A structure with multiple roof tiers, doors and windows in red and an atypical architecture in striking colour and design interrupts the serenity of the surroundings. This intrusion of vivacity adds a character of liveliness to the stillness and tranquillity of a Buddhist temple. A departure from the familiar minimalism associated with Sri Lankan temple design and decoration, the Thai-Sri Lanka Buddhist Cultural Centre in Mabima, Heiyanthuduwa, is a display of the exuberance of Thai culture.
Words Jennifer Paldano Goonewardena Photographs Isuru Upeksha
This temple is the first ever vihara built akin to Thai temple architecture in Sri Lanka and came to being as a fulfilment of a Thai Buddhist Monk’s desire to build a temple as an offering to the Sacred Tooth Relic of the Buddha in Sri Lanka. It was established in 2011 under the stewardship of Ven Rassagala Seewali Thero. Having served in Thailand for many years, it was also Ven Seewali’s wish to establish a temple in Thai architecture in recognition of the religious ties that the two countries have had for centuries. The temple, thus edifying Thailand-Sri Lanka friendship also allows Sri Lankans to see and appreciate foreign temple architecture on local soil.
The dominant edifice in the nearly six acres of temple land is the ordination hall or the uposathakara built in true Thai style. It stands at an isolated elevation, thus giving it the prominence it deserves. The designs decorate the outer walls of the building in gold, red and blue and stand out amidst the beige base of the structure. The two-tiered roof is most significant for the decorations attached to the bargeboard; a mythical serpentine figure resembling the naga, facing away from the roof is another common aesthetic feature in Thai temples. The entrance to the ordination hall is dominated by a large symbol of the King of Thailand, considered a great patron of the religion in the country. The Thai numerical for nine adorns all other designs along the outer wall of this structure, a reference to the current monarch, who is the ninth to ascend the throne. Lotus floral patterns enhance the top of door frames and windows, while sculptured designs in cement and painted in gold embellish the exterior walls of the building as well the window and door frames. The Dharmachakra is yet another Buddhist symbol that has received a skilful stroke of styling in accordance with Thai culture.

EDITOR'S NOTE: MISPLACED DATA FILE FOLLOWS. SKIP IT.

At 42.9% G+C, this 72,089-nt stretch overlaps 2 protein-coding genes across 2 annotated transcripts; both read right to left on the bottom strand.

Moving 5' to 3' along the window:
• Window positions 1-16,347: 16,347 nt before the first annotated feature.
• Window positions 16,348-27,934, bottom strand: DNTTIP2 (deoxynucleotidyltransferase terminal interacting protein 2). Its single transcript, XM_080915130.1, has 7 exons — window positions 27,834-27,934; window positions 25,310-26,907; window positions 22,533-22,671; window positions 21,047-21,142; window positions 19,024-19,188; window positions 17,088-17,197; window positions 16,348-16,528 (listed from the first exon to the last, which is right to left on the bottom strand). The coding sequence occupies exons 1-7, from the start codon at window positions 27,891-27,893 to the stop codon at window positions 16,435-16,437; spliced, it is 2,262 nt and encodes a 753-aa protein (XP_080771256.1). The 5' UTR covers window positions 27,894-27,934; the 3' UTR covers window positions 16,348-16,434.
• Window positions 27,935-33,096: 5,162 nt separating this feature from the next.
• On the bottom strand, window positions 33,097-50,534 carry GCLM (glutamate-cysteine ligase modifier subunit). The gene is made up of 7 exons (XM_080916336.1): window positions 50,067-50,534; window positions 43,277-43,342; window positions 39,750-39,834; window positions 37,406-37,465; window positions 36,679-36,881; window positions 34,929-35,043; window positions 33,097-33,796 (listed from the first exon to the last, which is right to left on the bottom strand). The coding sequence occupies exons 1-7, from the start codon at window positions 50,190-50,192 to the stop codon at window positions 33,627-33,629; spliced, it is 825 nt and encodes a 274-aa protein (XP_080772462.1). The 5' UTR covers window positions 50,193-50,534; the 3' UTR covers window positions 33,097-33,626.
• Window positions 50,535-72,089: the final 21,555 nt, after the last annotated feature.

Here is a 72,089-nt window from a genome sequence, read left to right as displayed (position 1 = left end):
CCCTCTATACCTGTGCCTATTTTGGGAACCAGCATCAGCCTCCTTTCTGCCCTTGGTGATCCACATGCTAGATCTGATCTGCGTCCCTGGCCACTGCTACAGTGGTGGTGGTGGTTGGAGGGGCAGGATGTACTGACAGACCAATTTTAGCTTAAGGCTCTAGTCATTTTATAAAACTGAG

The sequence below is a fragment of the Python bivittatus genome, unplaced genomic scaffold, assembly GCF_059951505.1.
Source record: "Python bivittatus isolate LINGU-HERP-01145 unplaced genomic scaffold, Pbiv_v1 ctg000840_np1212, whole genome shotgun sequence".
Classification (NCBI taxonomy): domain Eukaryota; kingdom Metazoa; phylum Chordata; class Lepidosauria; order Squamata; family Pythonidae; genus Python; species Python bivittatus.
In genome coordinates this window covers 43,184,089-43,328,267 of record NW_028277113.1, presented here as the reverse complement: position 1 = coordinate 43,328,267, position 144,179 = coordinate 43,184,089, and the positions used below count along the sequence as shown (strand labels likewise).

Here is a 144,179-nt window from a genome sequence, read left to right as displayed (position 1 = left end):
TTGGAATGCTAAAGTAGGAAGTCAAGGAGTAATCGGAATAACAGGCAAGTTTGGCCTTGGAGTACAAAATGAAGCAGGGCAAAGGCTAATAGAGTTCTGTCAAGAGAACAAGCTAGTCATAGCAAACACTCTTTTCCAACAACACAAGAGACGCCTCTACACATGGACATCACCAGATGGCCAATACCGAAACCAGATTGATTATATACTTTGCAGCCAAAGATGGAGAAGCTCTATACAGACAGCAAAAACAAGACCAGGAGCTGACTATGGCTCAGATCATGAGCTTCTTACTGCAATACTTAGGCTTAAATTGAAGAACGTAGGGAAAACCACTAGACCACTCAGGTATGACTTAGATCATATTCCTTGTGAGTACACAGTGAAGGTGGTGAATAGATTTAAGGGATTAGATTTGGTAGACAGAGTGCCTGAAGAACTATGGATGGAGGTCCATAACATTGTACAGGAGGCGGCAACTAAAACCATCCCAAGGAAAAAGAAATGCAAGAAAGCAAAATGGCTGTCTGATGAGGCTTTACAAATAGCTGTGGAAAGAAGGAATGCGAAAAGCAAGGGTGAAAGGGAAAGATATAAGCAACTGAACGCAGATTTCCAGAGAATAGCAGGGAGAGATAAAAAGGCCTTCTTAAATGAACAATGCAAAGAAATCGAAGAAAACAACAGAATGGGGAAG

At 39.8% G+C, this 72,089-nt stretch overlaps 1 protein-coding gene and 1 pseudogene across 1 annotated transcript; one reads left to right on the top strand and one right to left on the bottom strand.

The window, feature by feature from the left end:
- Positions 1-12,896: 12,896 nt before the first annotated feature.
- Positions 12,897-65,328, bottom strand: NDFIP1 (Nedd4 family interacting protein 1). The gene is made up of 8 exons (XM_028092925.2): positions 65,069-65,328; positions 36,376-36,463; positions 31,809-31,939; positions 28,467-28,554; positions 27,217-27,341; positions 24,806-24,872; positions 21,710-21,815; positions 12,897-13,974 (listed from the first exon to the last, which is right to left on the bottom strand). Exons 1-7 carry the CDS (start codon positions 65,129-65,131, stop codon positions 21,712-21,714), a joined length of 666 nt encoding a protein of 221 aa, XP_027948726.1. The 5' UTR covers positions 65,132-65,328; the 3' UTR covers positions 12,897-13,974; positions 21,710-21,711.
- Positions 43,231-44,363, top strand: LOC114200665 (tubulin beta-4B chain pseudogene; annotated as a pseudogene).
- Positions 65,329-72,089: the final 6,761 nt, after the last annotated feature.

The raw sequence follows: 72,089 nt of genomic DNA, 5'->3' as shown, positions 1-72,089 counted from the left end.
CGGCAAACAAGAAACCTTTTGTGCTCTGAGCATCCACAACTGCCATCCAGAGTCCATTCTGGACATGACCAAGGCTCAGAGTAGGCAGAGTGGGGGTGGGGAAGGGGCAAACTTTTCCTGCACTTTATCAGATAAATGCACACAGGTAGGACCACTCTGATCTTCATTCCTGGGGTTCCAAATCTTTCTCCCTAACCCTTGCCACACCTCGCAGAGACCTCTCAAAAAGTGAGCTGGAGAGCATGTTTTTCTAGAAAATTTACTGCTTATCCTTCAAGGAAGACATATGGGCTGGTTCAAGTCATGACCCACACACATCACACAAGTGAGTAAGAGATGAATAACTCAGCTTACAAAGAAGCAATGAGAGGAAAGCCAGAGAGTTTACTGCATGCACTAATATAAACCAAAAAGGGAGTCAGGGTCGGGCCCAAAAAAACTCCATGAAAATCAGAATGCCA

The Artistry Of Thai Murals Etched On The Slender Structure That Ascends Like A Steeple With A Spire And A Belfry.
A sculpture of a bell-shaped stupa in gold is embedded just below the roof in the rear of the ordination hall. It faces the stupa in the temple under construction. The stupa will be a replica of the Phra Pathom Chedi, the tallest stupa in Thailand, situated in the city of Nakhon Pathom, a revered site where Buddhism was introduced to Thailand.
The altar inside the ordination hall has several images of the Buddha in different postures. Following the practice in Thailand, the images of the Buddha in the shrine are all made of bronze and painted in real gold. The main statue of the Buddha at the centre of the hall is placed on a large dais, crafted by hand by Thai artisans and embellished with uniform designs in coloured glass. An ornate stupa with a glass globe covers a smaller stupa that reveals a Sacred Relic of the Buddha, which remains exposed like the convention in Thailand. Smaller Buddha images, including a replica of the Jade Buddha Statue in Thailand also adorn the shrine.
The sermon hall is an open pavilion, another replica of Thai temple architecture. The high roof and the serpentine figures stand out yet again. Large bronze images of the Buddha coated in gold and gifted by Thailand have been placed in glass casings. The images of Seevali Maha Rahathan Wahanse, a disciple of the Buddha and Venerable Upali, the Thai missionary who came to Sri Lanka to institute the Siam Chapter and to re-establish the Upasampadha (rite of ordination) are the only two images other than that of the Buddha.
A sapling from the Sacred Bodhi Tree in Anuradhapura was planted by the Supreme Patriarch of Thailand nearly ten years ago. The boundary wall surrounding the Bodhi Tree has the familiar Sri Lankan images of dwarfs and guard stones and moonstones at the four entrances. Here again, the sacred tree is encircled by golden images of the Buddha placed in casings.
The bell tower in the temple stands away from the imposing structure of the uposathakara, amidst greenery. It is also a cynosure with the artistry of Thai murals etched on the slender structure that ascends like a steeple with a spire and a belfry. Beyond this is a repository of rare herbs and fruits of many varieties.
The Thai-Sri Lanka Buddhist Cultural Centre has not only spurred a revival of religious ties between Siam and Sri Lanka, it has also initiated the donation of bronze images of the Buddha to ensure durability. In order to revive the practice of monks seeking alms on foot, the Centre has distributed 7,000 ‘alms-bowls’ from Thailand throughout Sri Lanka. During the past three years, the Centre has been ordaining Sri Lankan novice monks in Thailand. For the first time, the lay can live and learn the disciplined life of a monk in Thailand through a two-week temporary ordination programme successfully led by the Centre, which will be organised again in November of 2015.
191, Mabima, Heiyanthuduwa
(+94 11) 248 8196